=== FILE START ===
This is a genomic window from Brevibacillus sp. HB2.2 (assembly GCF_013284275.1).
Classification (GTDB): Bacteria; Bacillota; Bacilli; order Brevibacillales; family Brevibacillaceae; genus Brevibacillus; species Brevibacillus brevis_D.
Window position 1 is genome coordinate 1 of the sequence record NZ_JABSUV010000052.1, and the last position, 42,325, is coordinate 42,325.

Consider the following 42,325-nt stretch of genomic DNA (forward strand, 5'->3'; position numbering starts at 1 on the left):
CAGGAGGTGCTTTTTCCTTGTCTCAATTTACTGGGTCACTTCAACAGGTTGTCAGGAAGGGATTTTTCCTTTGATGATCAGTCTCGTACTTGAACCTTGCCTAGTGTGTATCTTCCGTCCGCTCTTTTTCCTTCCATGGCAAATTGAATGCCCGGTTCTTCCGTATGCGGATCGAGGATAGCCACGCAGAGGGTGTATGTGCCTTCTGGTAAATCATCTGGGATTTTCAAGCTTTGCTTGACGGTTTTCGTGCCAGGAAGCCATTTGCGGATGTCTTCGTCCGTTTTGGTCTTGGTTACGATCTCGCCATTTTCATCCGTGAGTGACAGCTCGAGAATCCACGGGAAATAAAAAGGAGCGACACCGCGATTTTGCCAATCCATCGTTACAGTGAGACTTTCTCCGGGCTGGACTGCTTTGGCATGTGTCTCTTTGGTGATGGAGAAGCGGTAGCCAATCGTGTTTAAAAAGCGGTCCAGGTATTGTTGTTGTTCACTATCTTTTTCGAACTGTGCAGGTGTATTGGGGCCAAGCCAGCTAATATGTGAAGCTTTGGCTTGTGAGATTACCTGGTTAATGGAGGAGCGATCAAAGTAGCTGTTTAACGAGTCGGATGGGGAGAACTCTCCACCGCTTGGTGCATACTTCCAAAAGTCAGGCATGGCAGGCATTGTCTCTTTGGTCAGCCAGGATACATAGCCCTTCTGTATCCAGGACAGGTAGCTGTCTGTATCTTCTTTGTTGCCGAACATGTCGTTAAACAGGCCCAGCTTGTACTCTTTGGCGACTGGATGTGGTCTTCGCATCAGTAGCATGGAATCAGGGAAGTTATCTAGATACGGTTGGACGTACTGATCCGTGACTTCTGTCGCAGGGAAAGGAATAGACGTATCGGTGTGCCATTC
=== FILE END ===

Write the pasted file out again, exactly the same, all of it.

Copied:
This is a genomic window from Brevibacillus sp. HB2.2 (assembly GCF_013284275.1).
Classification (GTDB): Bacteria; Bacillota; Bacilli; order Brevibacillales; family Brevibacillaceae; genus Brevibacillus; species Brevibacillus brevis_D.
Window position 1 is genome coordinate 1 of the sequence record NZ_JABSUV010000052.1, and the last position, 42,325, is coordinate 42,325.

Consider the following 42,325-nt stretch of genomic DNA (forward strand, 5'->3'; position numbering starts at 1 on the left):
CAGGAGGTGCTTTTTCCTTGTCTCAATTTACTGGGTCACTTCAACAGGTTGTCAGGAAGGGATTTTTCCTTTGATGATCAGTCTCGTACTTGAACCTTGCCTAGTGTGTATCTTCCGTCCGCTCTTTTTCCTTCCATGGCAAATTGAATGCCCGGTTCTTCCGTATGCGGATCGAGGATAGCCACGCAGAGGGTGTATGTGCCTTCTGGTAAATCATCTGGGATTTTCAAGCTTTGCTTGACGGTTTTCGTGCCAGGAAGCCATTTGCGGATGTCTTCGTCCGTTTTGGTCTTGGTTACGATCTCGCCATTTTCATCCGTGAGTGACAGCTCGAGAATCCACGGGAAATAAAAAGGAGCGACACCGCGATTTTGCCAATCCATCGTTACAGTGAGACTTTCTCCGGGCTGGACTGCTTTGGCATGTGTCTCTTTGGTGATGGAGAAGCGGTAGCCAATCGTGTTTAAAAAGCGGTCCAGGTATTGTTGTTGTTCACTATCTTTTTCGAACTGTGCAGGTGTATTGGGGCCAAGCCAGCTAATATGTGAAGCTTTGGCTTGTGAGATTACCTGGTTAATGGAGGAGCGATCAAAGTAGCTGTTTAACGAGTCGGATGGGGAGAACTCTCCACCGCTTGGTGCATACTTCCAAAAGTCAGGCATGGCAGGCATTGTCTCTTTGGTCAGCCAGGATACATAGCCCTTCTGTATCCAGGACAGGTAGCTGTCTGTATCTTCTTTGTTGCCGAACATGTCGTTAAACAGGCCCAGCTTGTACTCTTTGGCGACTGGATGTGGTCTTCGCATCAGTAGCATGGAATCAGGGAAGTTATCTAGATACGGTTGGACGTACTGATCCGTGACTTCTGTCGCAGGGAAAGGAATAGACGTATCGGTGTGCCATTC